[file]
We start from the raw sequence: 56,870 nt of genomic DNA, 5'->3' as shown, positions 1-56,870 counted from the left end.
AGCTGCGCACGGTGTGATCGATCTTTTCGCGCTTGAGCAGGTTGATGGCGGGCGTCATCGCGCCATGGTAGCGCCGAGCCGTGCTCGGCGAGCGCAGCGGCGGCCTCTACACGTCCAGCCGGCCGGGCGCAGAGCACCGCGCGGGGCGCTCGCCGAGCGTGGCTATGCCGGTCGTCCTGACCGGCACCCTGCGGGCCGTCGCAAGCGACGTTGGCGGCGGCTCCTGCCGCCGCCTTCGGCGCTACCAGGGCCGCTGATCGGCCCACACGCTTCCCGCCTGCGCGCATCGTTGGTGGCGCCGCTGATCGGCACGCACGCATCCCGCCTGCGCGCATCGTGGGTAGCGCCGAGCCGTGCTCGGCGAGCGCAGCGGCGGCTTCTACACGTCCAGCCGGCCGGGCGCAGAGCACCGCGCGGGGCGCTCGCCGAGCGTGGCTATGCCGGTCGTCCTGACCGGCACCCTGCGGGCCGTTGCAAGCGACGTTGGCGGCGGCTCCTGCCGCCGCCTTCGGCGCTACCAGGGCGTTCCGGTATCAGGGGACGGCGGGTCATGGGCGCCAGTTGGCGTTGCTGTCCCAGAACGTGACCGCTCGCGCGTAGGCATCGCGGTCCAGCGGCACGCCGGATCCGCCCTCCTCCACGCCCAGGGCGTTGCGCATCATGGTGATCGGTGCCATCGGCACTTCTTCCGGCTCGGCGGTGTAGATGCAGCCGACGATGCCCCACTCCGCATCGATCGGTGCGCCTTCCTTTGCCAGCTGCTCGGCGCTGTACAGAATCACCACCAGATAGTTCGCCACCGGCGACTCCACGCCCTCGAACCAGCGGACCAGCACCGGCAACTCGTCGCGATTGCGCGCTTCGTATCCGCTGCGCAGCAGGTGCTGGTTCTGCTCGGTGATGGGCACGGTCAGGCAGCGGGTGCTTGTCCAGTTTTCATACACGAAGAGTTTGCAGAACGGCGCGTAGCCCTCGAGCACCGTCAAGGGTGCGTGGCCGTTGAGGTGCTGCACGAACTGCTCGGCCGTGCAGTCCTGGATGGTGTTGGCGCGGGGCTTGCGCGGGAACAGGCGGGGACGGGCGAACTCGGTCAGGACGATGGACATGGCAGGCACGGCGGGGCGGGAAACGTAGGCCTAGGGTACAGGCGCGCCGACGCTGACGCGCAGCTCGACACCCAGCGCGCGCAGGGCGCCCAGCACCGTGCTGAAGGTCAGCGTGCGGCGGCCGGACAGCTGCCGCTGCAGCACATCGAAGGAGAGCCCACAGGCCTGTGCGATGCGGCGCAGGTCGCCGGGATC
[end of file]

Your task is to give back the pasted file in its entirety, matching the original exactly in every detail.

We start from the raw sequence: 56,870 nt of genomic DNA, 5'->3' as shown, positions 1-56,870 counted from the left end.
AGCTGCGCACGGTGTGATCGATCTTTTCGCGCTTGAGCAGGTTGATGGCGGGCGTCATCGCGCCATGGTAGCGCCGAGCCGTGCTCGGCGAGCGCAGCGGCGGCCTCTACACGTCCAGCCGGCCGGGCGCAGAGCACCGCGCGGGGCGCTCGCCGAGCGTGGCTATGCCGGTCGTCCTGACCGGCACCCTGCGGGCCGTCGCAAGCGACGTTGGCGGCGGCTCCTGCCGCCGCCTTCGGCGCTACCAGGGCCGCTGATCGGCCCACACGCTTCCCGCCTGCGCGCATCGTTGGTGGCGCCGCTGATCGGCACGCACGCATCCCGCCTGCGCGCATCGTGGGTAGCGCCGAGCCGTGCTCGGCGAGCGCAGCGGCGGCTTCTACACGTCCAGCCGGCCGGGCGCAGAGCACCGCGCGGGGCGCTCGCCGAGCGTGGCTATGCCGGTCGTCCTGACCGGCACCCTGCGGGCCGTTGCAAGCGACGTTGGCGGCGGCTCCTGCCGCCGCCTTCGGCGCTACCAGGGCGTTCCGGTATCAGGGGACGGCGGGTCATGGGCGCCAGTTGGCGTTGCTGTCCCAGAACGTGACCGCTCGCGCGTAGGCATCGCGGTCCAGCGGCACGCCGGATCCGCCCTCCTCCACGCCCAGGGCGTTGCGCATCATGGTGATCGGTGCCATCGGCACTTCTTCCGGCTCGGCGGTGTAGATGCAGCCGACGATGCCCCACTCCGCATCGATCGGTGCGCCTTCCTTTGCCAGCTGCTCGGCGCTGTACAGAATCACCACCAGATAGTTCGCCACCGGCGACTCCACGCCCTCGAACCAGCGGACCAGCACCGGCAACTCGTCGCGATTGCGCGCTTCGTATCCGCTGCGCAGCAGGTGCTGGTTCTGCTCGGTGATGGGCACGGTCAGGCAGCGGGTGCTTGTCCAGTTTTCATACACGAAGAGTTTGCAGAACGGCGCGTAGCCCTCGAGCACCGTCAAGGGTGCGTGGCCGTTGAGGTGCTGCACGAACTGCTCGGCCGTGCAGTCCTGGATGGTGTTGGCGCGGGGCTTGCGCGGGAACAGGCGGGGACGGGCGAACTCGGTCAGGACGATGGACATGGCAGGCACGGCGGGGCGGGAAACGTAGGCCTAGGGTACAGGCGCGCCGACGCTGACGCGCAGCTCGACACCCAGCGCGCGCAGGGCGCCCAGCACCGTGCTGAAGGTCAGCGTGCGGCGGCCGGACAGCTGCCGCTGCAGCACATCGAAGGAGAGCCCACAGGCCTGTGCGATGCGGCGCAGGTCGCCGGGATC